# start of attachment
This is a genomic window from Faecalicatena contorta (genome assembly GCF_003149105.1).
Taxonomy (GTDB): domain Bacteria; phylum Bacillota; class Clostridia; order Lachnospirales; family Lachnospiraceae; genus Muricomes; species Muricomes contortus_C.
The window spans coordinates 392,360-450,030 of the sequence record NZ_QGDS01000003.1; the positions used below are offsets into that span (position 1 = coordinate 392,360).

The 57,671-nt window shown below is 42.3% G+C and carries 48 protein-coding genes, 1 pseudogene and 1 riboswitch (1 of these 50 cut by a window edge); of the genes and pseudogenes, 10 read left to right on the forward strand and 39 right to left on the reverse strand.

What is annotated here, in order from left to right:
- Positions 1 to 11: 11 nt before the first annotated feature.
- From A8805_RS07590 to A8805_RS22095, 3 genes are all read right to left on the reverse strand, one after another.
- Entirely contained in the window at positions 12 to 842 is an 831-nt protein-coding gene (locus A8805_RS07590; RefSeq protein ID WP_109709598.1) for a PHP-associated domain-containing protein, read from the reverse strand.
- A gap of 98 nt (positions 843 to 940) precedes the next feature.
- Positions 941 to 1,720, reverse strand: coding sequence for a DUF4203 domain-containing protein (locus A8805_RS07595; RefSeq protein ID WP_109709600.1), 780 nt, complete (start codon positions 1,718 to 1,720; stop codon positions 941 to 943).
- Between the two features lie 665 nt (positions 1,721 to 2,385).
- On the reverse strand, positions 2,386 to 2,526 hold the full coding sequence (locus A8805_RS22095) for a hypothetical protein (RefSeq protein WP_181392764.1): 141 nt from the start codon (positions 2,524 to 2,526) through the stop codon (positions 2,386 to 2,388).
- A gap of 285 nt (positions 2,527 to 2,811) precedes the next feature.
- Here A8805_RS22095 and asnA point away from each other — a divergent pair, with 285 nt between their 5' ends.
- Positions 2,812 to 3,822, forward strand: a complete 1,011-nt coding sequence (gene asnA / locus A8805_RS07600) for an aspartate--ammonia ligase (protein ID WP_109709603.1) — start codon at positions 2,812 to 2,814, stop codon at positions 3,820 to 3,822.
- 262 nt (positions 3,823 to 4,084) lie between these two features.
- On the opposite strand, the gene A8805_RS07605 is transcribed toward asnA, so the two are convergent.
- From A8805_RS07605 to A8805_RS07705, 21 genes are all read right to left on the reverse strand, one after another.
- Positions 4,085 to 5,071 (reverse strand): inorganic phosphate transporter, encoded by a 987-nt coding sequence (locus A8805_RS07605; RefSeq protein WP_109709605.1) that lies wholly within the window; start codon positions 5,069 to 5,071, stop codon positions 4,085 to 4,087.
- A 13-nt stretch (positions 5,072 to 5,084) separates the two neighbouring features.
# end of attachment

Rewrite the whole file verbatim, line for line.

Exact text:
This is a genomic window from Faecalicatena contorta (genome assembly GCF_003149105.1).
Taxonomy (GTDB): domain Bacteria; phylum Bacillota; class Clostridia; order Lachnospirales; family Lachnospiraceae; genus Muricomes; species Muricomes contortus_C.
The window spans coordinates 392,360-450,030 of the sequence record NZ_QGDS01000003.1; the positions used below are offsets into that span (position 1 = coordinate 392,360).

The 57,671-nt window shown below is 42.3% G+C and carries 48 protein-coding genes, 1 pseudogene and 1 riboswitch (1 of these 50 cut by a window edge); of the genes and pseudogenes, 10 read left to right on the forward strand and 39 right to left on the reverse strand.

What is annotated here, in order from left to right:
- Positions 1 to 11: 11 nt before the first annotated feature.
- From A8805_RS07590 to A8805_RS22095, 3 genes are all read right to left on the reverse strand, one after another.
- Entirely contained in the window at positions 12 to 842 is an 831-nt protein-coding gene (locus A8805_RS07590; RefSeq protein ID WP_109709598.1) for a PHP-associated domain-containing protein, read from the reverse strand.
- A gap of 98 nt (positions 843 to 940) precedes the next feature.
- Positions 941 to 1,720, reverse strand: coding sequence for a DUF4203 domain-containing protein (locus A8805_RS07595; RefSeq protein ID WP_109709600.1), 780 nt, complete (start codon positions 1,718 to 1,720; stop codon positions 941 to 943).
- Between the two features lie 665 nt (positions 1,721 to 2,385).
- On the reverse strand, positions 2,386 to 2,526 hold the full coding sequence (locus A8805_RS22095) for a hypothetical protein (RefSeq protein WP_181392764.1): 141 nt from the start codon (positions 2,524 to 2,526) through the stop codon (positions 2,386 to 2,388).
- A gap of 285 nt (positions 2,527 to 2,811) precedes the next feature.
- Here A8805_RS22095 and asnA point away from each other — a divergent pair, with 285 nt between their 5' ends.
- Positions 2,812 to 3,822, forward strand: a complete 1,011-nt coding sequence (gene asnA / locus A8805_RS07600) for an aspartate--ammonia ligase (protein ID WP_109709603.1) — start codon at positions 2,812 to 2,814, stop codon at positions 3,820 to 3,822.
- 262 nt (positions 3,823 to 4,084) lie between these two features.
- On the opposite strand, the gene A8805_RS07605 is transcribed toward asnA, so the two are convergent.
- From A8805_RS07605 to A8805_RS07705, 21 genes are all read right to left on the reverse strand, one after another.
- Positions 4,085 to 5,071 (reverse strand): inorganic phosphate transporter, encoded by a 987-nt coding sequence (locus A8805_RS07605; RefSeq protein WP_109709605.1) that lies wholly within the window; start codon positions 5,069 to 5,071, stop codon positions 4,085 to 4,087.
- A 13-nt stretch (positions 5,072 to 5,084) separates the two neighbouring features.